Afghan blasts kill 78 in 2 days

Afghan blasts kill 78 in 2 days

The blast came a day after rare sectarian attacks in three Afghan cities killed 59 people, and refocused attention on the fragile Afghan security situation.

After Tuesday’s attacks, the largest of which targeted a Shi'ite Muslim shrine in the capital Kabul, Afghan President Hamid Karzai cancelled a planned visit to Britain to return straight home, wiping out any residual optimism from an international conference about the future of Afghanistan, held on Monday in Germany.

Afghans have previously been spared the large-scale sectarian attacks that regularly trouble Iraq and neighbouring Pakistan, but now face the grim prospect of a new type of bloodshed being added to the dangers of daily life. “The reason for President Karzai's trip cancellation to Britain is the terrorist attacks on Ashura in Kabul, Mazar-i-Sharif and Kandahar which killed and wounded many participants,” Karzai's office said in a statement.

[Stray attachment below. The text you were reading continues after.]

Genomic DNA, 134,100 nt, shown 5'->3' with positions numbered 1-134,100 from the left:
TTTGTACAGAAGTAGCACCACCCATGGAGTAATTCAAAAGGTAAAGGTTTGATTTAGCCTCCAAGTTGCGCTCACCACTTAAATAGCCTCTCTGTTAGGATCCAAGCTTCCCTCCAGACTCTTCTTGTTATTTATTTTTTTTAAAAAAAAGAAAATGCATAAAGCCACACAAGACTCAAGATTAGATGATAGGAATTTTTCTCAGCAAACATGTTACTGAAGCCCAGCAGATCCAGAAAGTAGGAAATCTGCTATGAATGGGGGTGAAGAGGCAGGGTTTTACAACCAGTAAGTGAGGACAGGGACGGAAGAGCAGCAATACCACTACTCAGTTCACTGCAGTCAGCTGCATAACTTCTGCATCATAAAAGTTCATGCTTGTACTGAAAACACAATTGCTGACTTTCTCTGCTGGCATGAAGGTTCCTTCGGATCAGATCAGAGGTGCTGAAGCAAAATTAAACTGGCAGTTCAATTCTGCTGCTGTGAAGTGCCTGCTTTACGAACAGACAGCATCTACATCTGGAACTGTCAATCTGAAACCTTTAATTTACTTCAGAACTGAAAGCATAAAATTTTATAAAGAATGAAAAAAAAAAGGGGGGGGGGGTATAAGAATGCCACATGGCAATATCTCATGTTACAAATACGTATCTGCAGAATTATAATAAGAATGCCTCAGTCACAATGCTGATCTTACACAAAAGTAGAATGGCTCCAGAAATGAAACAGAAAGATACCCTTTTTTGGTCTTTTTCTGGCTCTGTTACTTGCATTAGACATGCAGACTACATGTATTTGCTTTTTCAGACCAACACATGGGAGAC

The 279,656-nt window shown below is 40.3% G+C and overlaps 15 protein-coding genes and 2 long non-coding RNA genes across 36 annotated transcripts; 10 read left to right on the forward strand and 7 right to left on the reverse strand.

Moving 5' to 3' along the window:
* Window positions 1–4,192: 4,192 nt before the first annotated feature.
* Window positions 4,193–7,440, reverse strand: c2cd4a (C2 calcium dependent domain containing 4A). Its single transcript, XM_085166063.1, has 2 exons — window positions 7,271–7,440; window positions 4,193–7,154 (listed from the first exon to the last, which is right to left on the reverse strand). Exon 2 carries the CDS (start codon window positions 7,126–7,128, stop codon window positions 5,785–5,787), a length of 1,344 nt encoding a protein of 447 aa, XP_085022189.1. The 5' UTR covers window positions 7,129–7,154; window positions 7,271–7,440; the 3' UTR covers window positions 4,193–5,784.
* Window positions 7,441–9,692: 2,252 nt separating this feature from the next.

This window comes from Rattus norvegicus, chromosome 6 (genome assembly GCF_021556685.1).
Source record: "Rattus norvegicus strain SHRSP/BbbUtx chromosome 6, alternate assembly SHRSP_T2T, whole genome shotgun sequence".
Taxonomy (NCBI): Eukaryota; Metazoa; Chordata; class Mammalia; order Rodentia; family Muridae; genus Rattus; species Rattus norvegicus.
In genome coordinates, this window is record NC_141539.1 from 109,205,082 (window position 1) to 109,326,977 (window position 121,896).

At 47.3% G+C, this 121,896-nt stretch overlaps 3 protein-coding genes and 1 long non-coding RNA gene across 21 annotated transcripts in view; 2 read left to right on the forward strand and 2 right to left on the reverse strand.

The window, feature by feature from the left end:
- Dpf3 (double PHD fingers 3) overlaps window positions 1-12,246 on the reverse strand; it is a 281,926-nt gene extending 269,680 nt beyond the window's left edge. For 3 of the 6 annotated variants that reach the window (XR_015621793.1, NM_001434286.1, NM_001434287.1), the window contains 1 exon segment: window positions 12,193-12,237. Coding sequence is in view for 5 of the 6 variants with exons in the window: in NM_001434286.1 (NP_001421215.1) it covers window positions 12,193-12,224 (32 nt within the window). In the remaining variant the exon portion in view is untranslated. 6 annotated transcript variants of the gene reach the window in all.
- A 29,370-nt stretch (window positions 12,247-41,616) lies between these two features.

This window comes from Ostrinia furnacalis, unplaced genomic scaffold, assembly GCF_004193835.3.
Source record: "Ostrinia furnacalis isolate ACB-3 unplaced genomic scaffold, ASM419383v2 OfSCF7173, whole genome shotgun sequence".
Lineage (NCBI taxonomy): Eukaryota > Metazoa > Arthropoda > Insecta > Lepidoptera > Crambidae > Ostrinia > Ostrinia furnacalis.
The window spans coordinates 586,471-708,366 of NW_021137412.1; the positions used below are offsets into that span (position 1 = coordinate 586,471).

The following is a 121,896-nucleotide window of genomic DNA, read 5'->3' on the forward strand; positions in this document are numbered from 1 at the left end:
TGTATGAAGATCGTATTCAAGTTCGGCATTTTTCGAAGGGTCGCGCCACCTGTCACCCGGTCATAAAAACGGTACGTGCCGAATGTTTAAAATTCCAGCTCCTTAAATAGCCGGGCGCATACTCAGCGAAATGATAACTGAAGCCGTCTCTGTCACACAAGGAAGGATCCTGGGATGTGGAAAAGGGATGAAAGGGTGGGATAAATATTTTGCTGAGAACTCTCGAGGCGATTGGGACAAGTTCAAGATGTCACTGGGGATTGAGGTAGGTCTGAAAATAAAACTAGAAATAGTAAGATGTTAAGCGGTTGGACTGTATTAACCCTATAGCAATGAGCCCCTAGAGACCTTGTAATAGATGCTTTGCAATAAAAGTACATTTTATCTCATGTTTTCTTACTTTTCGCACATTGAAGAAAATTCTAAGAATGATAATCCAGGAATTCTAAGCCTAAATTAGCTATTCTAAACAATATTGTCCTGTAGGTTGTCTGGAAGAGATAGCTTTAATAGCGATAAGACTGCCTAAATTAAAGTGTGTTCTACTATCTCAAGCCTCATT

The Nato-led International Security Assistance Force (ISAF), responsible for security across much of the country, says it is winning the war against the Taliban.

But if Tuesday's bombing sets a precedent for violence between the Sunni Muslim majority and the Shi'ite minority, it would severely stretch army and police resources.

At a funeral ceremony on Wednesday for victims of the attack, hundreds of Shi'ite Muslims bore aloft the bodies of the dead, chanting that because they had been killed at a Muslim ceremony, they had died in the name of the Prophet Mohammad. “Where is the government, where are the members of parliament? Why they don't join our mourning? It creates a gap between people and the government,” said Mohammad, 40 years old, who said one his relatives died in the Kabul blast.

The interior ministry has blamed “the Taliban and terrorists”, while the Taliban strongly condemned the bombings. “We want the Afghan government, international community and those who are involved in Afghanistan’s affairs to reveal those who were behind the attack,” said Yazdan Parast, another Shi'ite Muslim attending the ceremony.

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